X-Ray Astronomy [chapter]

Frederick D. Seward
2002 Allen's Astrophysical Quantities  
1 (keV) = 1.6021 × 10 −9 erg = 1.6021 × 10 −16 J: the kilo-electron-volt. E (keV) = 12.398 [λ (Å)] −1 : the energy of a photon. E (keV) = 0.862T (10 7 K): the characteristic energy, kT , of a thermal source. ν (Hz) = 2.998 × 10 18 [λ(Å)] −1 = 2.418 × 10 17 E (keV). T (K) = 1.160 × 10 7 [kT (keV)]. 1 µJy = 10 −29 erg cm −2 s −1 Hz −1 = 10 −32 W m −2 Hz −1 : the micro-Jansky. Spectra are usually presented as the dependence of spectral irradiance (spectral flux density) I , on wavelength λ (Å),
more » ... avelength λ (Å), frequency ν (Hz), or photon energy E (keV or erg). To convert from one to the other: CHARACTERISTIC X-RAY TRANSITIONS Energies of absorption edges and emission lines are given in Table 9 .1. All energies are in keV. EMISSION MECHANISMS AND SPECTRA Continuum Models X-ray spectra have historically been compared to three simple models that imply emission from: (a) high-energy electrons moving in a magnetic field; (b) thermal electrons in an optically thin plasma with temperature, T > 3 × 10 7 K; and (c) thermal radiation from an optically thick object. These spectra are: (a) Power law, I (E) = AE −α , α = spectral index. (b) Thermal bremsstrahlung, I (E, T ) = AG(E, T )Z 2 n e n i (kT ) −1/2 e −E/kT . Densities of electrons and positive ions are n e and n i , respectively, and G is the Gaunt factor, a slowly varying function with increasing value as E decreases [1, 2]. When E kT , G ≈ 0.55 ln(2.25kT /E), and when E ∼ kT , G ≈ (E/kT ) −0.4 is an adequate approximation [3]. When electrons are relativistic, the Gaunt factor can be approximated as G = [0.9 + 0.75(kT /mc 2 )](E/kT ) −1/4 + 1.9(kT /mc 2 )(E/kT ) −1/6 + 3.4(kT /mc 2 ) 2 (E/kT ), an approximation better than 20% in the range (kT /mc 2 ) ≤ 1, (E/kT ) ≤ 6 [4]. (c) Blackbody radiation, Early observations were usually well fit using these simple models. Spectra of actual sources are, of course, more complex. There are emission lines, absorption edges, and, usually, scattering and absorption in material surrounding, or close to, the sources. Observations with high spectral resolution and good counting statistics, or those covering a broad spectral range, require more complex models for good fits [5].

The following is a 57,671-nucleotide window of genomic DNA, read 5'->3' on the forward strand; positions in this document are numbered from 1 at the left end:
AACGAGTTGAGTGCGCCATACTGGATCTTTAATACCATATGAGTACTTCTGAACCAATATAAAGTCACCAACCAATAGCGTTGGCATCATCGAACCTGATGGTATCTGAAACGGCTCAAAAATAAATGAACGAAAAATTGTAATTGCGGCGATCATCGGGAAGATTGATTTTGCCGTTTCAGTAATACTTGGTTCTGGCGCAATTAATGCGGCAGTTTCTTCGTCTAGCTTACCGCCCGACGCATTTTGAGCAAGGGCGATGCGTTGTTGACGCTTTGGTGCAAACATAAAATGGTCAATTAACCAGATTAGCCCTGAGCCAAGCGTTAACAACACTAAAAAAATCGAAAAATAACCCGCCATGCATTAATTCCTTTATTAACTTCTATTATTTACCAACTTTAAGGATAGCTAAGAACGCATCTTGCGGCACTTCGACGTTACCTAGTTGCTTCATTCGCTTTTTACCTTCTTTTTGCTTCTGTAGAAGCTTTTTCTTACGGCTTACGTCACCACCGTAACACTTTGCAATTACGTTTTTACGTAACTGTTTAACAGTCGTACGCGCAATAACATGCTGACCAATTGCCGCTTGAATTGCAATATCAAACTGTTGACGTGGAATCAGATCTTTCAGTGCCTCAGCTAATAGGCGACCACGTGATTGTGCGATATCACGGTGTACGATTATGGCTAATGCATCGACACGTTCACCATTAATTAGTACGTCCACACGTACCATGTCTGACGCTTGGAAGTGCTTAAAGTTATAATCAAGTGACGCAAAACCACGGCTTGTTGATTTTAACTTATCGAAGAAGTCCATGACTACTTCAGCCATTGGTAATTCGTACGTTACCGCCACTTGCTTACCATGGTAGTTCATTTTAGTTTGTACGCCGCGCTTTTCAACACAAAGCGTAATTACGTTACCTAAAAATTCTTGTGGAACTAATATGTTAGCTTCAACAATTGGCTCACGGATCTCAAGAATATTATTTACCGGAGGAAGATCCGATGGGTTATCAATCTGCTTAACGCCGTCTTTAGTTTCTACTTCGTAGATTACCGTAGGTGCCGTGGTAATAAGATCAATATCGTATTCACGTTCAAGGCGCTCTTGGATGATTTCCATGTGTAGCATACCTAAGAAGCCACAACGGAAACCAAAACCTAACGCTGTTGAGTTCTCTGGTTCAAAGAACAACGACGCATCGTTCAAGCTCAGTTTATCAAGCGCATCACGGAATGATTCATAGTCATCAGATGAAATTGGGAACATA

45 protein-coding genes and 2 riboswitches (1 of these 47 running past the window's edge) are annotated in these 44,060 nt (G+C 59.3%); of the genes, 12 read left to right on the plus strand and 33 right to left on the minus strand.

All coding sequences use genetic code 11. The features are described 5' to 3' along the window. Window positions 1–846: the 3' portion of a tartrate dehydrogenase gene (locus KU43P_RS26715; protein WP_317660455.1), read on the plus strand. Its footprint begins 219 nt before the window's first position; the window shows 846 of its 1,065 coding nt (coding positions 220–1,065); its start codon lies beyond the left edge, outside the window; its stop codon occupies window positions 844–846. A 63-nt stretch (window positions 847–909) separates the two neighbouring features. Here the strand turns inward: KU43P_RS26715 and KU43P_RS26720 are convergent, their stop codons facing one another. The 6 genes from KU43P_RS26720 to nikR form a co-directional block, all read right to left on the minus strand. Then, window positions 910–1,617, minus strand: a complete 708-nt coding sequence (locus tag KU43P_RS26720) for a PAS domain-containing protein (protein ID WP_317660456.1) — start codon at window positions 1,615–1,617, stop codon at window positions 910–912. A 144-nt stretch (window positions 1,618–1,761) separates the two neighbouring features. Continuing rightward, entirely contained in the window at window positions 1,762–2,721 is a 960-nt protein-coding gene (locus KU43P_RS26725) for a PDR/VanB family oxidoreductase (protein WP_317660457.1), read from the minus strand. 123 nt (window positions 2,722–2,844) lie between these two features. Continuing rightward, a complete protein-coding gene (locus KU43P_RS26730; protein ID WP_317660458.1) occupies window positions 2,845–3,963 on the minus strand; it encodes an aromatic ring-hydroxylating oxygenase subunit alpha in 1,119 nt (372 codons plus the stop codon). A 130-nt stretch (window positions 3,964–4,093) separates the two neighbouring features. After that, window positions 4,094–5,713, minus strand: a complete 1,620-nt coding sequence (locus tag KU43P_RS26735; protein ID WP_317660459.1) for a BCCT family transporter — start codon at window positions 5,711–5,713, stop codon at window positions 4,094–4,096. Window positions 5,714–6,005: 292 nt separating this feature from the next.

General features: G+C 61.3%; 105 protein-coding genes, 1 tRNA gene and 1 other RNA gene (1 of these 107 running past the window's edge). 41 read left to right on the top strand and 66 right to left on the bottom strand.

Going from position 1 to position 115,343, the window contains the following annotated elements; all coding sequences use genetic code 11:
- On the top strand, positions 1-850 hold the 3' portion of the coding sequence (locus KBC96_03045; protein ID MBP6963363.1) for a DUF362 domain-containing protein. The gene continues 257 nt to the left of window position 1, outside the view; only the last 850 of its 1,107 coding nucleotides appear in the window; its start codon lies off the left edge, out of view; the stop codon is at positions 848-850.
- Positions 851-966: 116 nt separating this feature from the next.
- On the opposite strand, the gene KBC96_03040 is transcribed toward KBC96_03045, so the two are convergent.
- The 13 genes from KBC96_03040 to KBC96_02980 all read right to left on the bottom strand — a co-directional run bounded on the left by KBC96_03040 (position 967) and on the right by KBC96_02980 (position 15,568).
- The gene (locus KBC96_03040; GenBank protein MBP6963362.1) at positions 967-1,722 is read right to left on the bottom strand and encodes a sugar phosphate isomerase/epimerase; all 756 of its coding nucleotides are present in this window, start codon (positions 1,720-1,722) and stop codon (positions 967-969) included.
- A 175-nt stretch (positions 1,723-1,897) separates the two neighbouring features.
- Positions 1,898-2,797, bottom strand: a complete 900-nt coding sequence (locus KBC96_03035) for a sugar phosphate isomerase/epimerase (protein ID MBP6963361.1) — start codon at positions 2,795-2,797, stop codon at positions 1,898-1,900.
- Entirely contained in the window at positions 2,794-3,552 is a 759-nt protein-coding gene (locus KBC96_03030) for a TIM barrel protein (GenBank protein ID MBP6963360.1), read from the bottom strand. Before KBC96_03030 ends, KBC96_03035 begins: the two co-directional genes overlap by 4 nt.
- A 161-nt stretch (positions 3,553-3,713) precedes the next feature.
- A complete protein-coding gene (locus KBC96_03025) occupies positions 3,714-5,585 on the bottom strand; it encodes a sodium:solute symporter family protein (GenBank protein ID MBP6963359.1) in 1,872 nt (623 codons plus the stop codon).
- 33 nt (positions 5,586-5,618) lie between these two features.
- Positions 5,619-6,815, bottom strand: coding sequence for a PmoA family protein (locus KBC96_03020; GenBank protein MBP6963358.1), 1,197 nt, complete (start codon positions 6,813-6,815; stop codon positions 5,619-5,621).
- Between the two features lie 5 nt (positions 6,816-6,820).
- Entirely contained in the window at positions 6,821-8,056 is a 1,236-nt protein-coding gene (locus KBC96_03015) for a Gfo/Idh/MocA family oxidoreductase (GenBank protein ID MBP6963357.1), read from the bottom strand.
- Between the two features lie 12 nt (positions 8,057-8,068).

doi:10.1007/978-1-4612-1186-0_9 fatcat:2n5l55npuzaani53w2c6lsjneu